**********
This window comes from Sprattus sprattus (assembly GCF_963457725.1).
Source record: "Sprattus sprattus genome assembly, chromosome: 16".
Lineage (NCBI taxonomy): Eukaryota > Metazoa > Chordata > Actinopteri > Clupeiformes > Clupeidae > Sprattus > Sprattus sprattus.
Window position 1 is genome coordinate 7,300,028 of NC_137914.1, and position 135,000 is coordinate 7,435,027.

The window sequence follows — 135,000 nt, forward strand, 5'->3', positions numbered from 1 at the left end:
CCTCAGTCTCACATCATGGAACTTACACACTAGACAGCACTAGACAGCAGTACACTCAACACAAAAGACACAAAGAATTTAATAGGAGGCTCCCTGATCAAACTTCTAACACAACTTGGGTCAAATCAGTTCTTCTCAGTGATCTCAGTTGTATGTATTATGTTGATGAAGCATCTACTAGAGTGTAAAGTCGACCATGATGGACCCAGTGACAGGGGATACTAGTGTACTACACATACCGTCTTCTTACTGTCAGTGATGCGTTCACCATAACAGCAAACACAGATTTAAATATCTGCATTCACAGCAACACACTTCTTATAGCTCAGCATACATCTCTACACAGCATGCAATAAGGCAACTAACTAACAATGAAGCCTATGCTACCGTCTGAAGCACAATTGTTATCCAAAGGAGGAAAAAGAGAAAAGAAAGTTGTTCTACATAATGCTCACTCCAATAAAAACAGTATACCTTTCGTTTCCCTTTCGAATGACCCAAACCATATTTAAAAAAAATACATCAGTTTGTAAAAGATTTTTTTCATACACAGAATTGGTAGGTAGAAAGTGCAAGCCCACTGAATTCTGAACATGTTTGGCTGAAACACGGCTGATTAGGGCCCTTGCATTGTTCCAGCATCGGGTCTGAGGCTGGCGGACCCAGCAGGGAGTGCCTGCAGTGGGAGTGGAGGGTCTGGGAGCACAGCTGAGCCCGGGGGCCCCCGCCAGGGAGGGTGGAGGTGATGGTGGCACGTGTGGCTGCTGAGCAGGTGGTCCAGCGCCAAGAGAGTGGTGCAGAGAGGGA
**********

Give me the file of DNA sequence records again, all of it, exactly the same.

This window comes from Sprattus sprattus (assembly GCF_963457725.1).
Source record: "Sprattus sprattus genome assembly, chromosome: 16".
Lineage (NCBI taxonomy): Eukaryota > Metazoa > Chordata > Actinopteri > Clupeiformes > Clupeidae > Sprattus > Sprattus sprattus.
Window position 1 is genome coordinate 7,300,028 of NC_137914.1, and position 135,000 is coordinate 7,435,027.

The window sequence follows — 135,000 nt, forward strand, 5'->3', positions numbered from 1 at the left end:
CCTCAGTCTCACATCATGGAACTTACACACTAGACAGCACTAGACAGCAGTACACTCAACACAAAAGACACAAAGAATTTAATAGGAGGCTCCCTGATCAAACTTCTAACACAACTTGGGTCAAATCAGTTCTTCTCAGTGATCTCAGTTGTATGTATTATGTTGATGAAGCATCTACTAGAGTGTAAAGTCGACCATGATGGACCCAGTGACAGGGGATACTAGTGTACTACACATACCGTCTTCTTACTGTCAGTGATGCGTTCACCATAACAGCAAACACAGATTTAAATATCTGCATTCACAGCAACACACTTCTTATAGCTCAGCATACATCTCTACACAGCATGCAATAAGGCAACTAACTAACAATGAAGCCTATGCTACCGTCTGAAGCACAATTGTTATCCAAAGGAGGAAAAAGAGAAAAGAAAGTTGTTCTACATAATGCTCACTCCAATAAAAACAGTATACCTTTCGTTTCCCTTTCGAATGACCCAAACCATATTTAAAAAAAATACATCAGTTTGTAAAAGATTTTTTTCATACACAGAATTGGTAGGTAGAAAGTGCAAGCCCACTGAATTCTGAACATGTTTGGCTGAAACACGGCTGATTAGGGCCCTTGCATTGTTCCAGCATCGGGTCTGAGGCTGGCGGACCCAGCAGGGAGTGCCTGCAGTGGGAGTGGAGGGTCTGGGAGCACAGCTGAGCCCGGGGGCCCCCGCCAGGGAGGGTGGAGGTGATGGTGGCACGTGTGGCTGCTGAGCAGGTGGTCCAGCGCCAAGAGAGTGGTGCAGAGAGGGA